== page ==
Purdue Hackers are innovators, not 'crackers'01-08-2014
Author(s): Tim Brouk
For dozens of students in the Department of Computer Science, “hacking” is no longer a dirty word.
Members of the Purdue Hackers club, these students’ mission is to reclaim the term “hacker” to its once positive meaning.
“I do believe, with the help of clubs like Purdue Hackers, that the term ‘hack’ can be reclaimed and re-framed in a positive light,” said Michael Clayton, Purdue Hacker and Computer Science senior. “It will likely take time, having been portrayed negatively in many movies, but as the hacker culture grows — so does the awareness of what that culture actually entails.”
According to Purdue Hackers, the term “hacking” was coined decades ago when a programmer made a breakthrough. The new code he or she created was called a “hack.”
But quickly the hacker term started its negative decline in the 1980s thanks to movies and real life criminal activities. Mainstream media called these rogue programmers who broke into government security systems or stole credit card numbers from businesses as hackers. In 2014, young computer scientists like Clayton have had enough. A hacking lifestyle is a positive one.
“Purdue Hackers' goal of fostering a culture where Purdue students can come together, share ideas and collaboratively work on insanely cool technology projects is what drew me in to the club,” he stated.
Forged in August, Purdue Hackers has quickly grown. The club’s email list contains more than 100 Purdue students. About 40 percent are Computer Science students, another 40 percent are Electrical and Computer Engineering majors and the rest of the programming-savvy students come from a wide variety of departments.
Hackers who use their talents to break into systems are dubbed “crackers” by Purdue Hackers.
The club meets weekly for tech talks or a healthy schedule of “hackathons,” 24-hour programming parties where apps and programs are created and sometimes finished in one all-night session. The best creations receive prizes.
Boilermake, a 36-hour hackathon featuring hundreds of hackers from around the country, is Purdue Hackers’ Super Bowl. The event is set for Feb. 6 to 8 at the France A. Córdova Recreational Sports Center.
While Boilermake will be the club’s biggest event in its history, Purdue Hackers’ showed well at MHacks, the nation’s largest collegiate hackathon, and the organization has hosted several Hackathons so far. On Nov. 22 and 23, Purdue Hackers occupied The Anvil, a sleek, modern, new workspace in the basement of the office building just west of Purdue campus. About 50 programmers convened in the area before breaking into small groups to collaborate on digital ideas. Some lone wolves also worked on their individual ideas.
Fueled by pizza, candy, chips and drawers full of instant noodles, the computer geniuses worked feverishly into the night and wee hours. When morning came, some slept while others pounded away on their laptops.
For breaks, some Purdue Hackers gave presentations on hot-button topics like “What Is an API?: How to Retrieve Data from the Web.” “API is an application programming interface which is a way people expose data for others to use,” according to Purdue Hackers president Luke Walsh.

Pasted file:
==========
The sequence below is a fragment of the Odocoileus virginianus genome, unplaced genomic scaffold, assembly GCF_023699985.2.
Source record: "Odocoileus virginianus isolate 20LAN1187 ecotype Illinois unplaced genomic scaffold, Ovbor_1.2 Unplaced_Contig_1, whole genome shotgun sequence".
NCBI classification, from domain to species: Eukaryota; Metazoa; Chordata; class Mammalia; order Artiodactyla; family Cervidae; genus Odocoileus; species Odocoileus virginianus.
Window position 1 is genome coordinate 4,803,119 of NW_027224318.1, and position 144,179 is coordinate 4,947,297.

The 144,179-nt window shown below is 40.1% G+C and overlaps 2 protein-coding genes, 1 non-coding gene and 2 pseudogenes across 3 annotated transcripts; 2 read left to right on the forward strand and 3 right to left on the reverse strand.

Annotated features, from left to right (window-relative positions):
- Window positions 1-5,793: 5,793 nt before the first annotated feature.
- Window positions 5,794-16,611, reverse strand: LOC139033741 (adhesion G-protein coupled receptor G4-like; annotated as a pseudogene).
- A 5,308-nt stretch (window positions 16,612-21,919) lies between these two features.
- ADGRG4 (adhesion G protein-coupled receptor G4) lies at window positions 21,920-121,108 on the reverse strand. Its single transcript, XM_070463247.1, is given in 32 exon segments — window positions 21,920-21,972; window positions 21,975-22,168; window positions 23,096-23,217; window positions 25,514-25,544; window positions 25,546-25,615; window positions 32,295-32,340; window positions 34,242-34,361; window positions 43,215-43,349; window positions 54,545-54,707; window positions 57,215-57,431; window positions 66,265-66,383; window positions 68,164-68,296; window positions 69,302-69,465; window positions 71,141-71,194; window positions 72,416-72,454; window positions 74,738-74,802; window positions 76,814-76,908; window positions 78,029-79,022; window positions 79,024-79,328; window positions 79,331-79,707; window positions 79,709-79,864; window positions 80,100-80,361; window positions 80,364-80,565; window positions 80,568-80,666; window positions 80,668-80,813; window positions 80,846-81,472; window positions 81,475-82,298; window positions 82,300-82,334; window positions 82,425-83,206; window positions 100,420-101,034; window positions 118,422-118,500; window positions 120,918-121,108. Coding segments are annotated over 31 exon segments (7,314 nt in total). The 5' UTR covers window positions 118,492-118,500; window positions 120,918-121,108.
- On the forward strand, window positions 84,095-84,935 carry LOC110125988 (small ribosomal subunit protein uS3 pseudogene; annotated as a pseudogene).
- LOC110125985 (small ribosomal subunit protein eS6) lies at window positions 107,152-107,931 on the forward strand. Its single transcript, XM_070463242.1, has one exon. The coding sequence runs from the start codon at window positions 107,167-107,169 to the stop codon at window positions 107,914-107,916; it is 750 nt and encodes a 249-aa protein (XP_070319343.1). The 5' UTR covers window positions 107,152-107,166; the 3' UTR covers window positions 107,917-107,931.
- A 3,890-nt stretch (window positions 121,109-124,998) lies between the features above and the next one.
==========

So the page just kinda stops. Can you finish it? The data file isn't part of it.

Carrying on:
After the dust settled, the weary programmers stood up in front of the few dozen who still remained and revealed their 24-hour creations. With a large screen, wall-mounted TV displaying the code and graphics, the Hackers explain their creations and take questions from fellow Hackers.
On Nov. 23, several new apps were created or at least started – from one app that helped in selecting classes at Purdue to another that could enhance Snapchat users’ experience.
“One of my friends has some great advice for hackathons,” stated CS sophomore Scott Opell. “ ‘Sit down, hammer out an idea, get some rough time estimates, then cut everything in half.’ It’s so easy to get lost in your ideas and forget that you only have 36 or 24 hours to execute them, and no matter how good you are, things never work out as planned. Whether Snapchat bans your account 20 minutes before a presentation, or you run into a bug that takes you 14 hours to figure out and fix, something always goes wrong.
“Going into a hackathon, I am usually frantically trying to hammer out an idea of some kind. I don't really feel nervous or anything like that, just excited to dive into something and make something cool. Afterwards, I'm still riding the ‘hackathon high’ for a few days. Its this feeling that you made something really cool, and knowing that if you wanted to and had enough time, you could make anything.”
At typical hackathons, a panel of the more experienced Hackers and popular vote judge hacks. Winners receive cash and software prizes.
The Hackathons are also a recruiting tool for high school hackers. Chad Stucky from Benton Central High School in Oxford, Ind., attended the Nov. 22 hackathon, with much enthusiasm. While he lives in a rural area of Indiana, Stucky is familiar with hacker culture and creation.
“My dad pushed me into this type of stuff and I’ve been around it,” said the teenager who also works in web application development for Spensa Technologies. “I just hope to have a good time and to get something working, hopefully.”
The future is bright for Purdue Hackers. CS and ECE students are frequent collaborators, which helps fuel potential world-changing ideas that are Boilermaker born.
“One of our goals long term is getting more talk and collaboration between the departments,” said Grant Gumina a junior in Electronic and Computer Engineering and treasurer and charter member of Purdue Hackers.